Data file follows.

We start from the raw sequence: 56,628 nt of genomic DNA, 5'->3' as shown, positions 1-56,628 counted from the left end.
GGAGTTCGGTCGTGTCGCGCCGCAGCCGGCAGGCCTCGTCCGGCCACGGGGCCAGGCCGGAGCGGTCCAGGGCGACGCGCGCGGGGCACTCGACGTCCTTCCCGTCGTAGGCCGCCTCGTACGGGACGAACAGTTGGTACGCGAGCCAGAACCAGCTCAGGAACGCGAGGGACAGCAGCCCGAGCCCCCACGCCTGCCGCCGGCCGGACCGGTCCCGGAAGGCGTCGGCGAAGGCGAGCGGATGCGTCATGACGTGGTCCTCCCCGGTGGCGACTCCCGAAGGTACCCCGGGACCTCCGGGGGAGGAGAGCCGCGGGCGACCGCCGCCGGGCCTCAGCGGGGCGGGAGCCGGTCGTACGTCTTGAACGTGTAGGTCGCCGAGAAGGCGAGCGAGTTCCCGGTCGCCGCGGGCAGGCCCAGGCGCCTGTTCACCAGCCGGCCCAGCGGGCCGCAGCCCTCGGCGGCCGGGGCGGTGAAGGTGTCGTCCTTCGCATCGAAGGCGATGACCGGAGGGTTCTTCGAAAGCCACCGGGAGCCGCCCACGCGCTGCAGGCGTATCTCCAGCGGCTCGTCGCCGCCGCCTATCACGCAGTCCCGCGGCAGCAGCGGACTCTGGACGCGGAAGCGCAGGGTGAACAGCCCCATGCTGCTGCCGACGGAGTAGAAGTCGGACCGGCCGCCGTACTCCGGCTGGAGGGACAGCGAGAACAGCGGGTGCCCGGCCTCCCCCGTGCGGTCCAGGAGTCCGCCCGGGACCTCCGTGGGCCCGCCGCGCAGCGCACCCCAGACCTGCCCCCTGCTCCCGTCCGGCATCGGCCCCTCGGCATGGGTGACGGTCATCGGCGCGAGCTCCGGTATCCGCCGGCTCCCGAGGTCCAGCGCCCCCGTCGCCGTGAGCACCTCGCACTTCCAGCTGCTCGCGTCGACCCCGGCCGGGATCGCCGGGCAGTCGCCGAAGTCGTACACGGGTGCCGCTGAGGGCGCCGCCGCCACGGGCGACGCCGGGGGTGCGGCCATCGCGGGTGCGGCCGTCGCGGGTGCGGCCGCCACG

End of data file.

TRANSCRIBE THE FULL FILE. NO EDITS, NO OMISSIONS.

We start from the raw sequence: 56,628 nt of genomic DNA, 5'->3' as shown, positions 1-56,628 counted from the left end.
GGAGTTCGGTCGTGTCGCGCCGCAGCCGGCAGGCCTCGTCCGGCCACGGGGCCAGGCCGGAGCGGTCCAGGGCGACGCGCGCGGGGCACTCGACGTCCTTCCCGTCGTAGGCCGCCTCGTACGGGACGAACAGTTGGTACGCGAGCCAGAACCAGCTCAGGAACGCGAGGGACAGCAGCCCGAGCCCCCACGCCTGCCGCCGGCCGGACCGGTCCCGGAAGGCGTCGGCGAAGGCGAGCGGATGCGTCATGACGTGGTCCTCCCCGGTGGCGACTCCCGAAGGTACCCCGGGACCTCCGGGGGAGGAGAGCCGCGGGCGACCGCCGCCGGGCCTCAGCGGGGCGGGAGCCGGTCGTACGTCTTGAACGTGTAGGTCGCCGAGAAGGCGAGCGAGTTCCCGGTCGCCGCGGGCAGGCCCAGGCGCCTGTTCACCAGCCGGCCCAGCGGGCCGCAGCCCTCGGCGGCCGGGGCGGTGAAGGTGTCGTCCTTCGCATCGAAGGCGATGACCGGAGGGTTCTTCGAAAGCCACCGGGAGCCGCCCACGCGCTGCAGGCGTATCTCCAGCGGCTCGTCGCCGCCGCCTATCACGCAGTCCCGCGGCAGCAGCGGACTCTGGACGCGGAAGCGCAGGGTGAACAGCCCCATGCTGCTGCCGACGGAGTAGAAGTCGGACCGGCCGCCGTACTCCGGCTGGAGGGACAGCGAGAACAGCGGGTGCCCGGCCTCCCCCGTGCGGTCCAGGAGTCCGCCCGGGACCTCCGTGGGCCCGCCGCGCAGCGCACCCCAGACCTGCCCCCTGCTCCCGTCCGGCATCGGCCCCTCGGCATGGGTGACGGTCATCGGCGCGAGCTCCGGTATCCGCCGGCTCCCGAGGTCCAGCGCCCCCGTCGCCGTGAGCACCTCGCACTTCCAGCTGCTCGCGTCGACCCCGGCCGGGATCGCCGGGCAGTCGCCGAAGTCGTACACGGGTGCCGCTGAGGGCGCCGCCGCCACGGGCGACGCCGGGGGTGCGGCCATCGCGGGTGCGGCCGTCGCGGGTGCGGCCGCCACG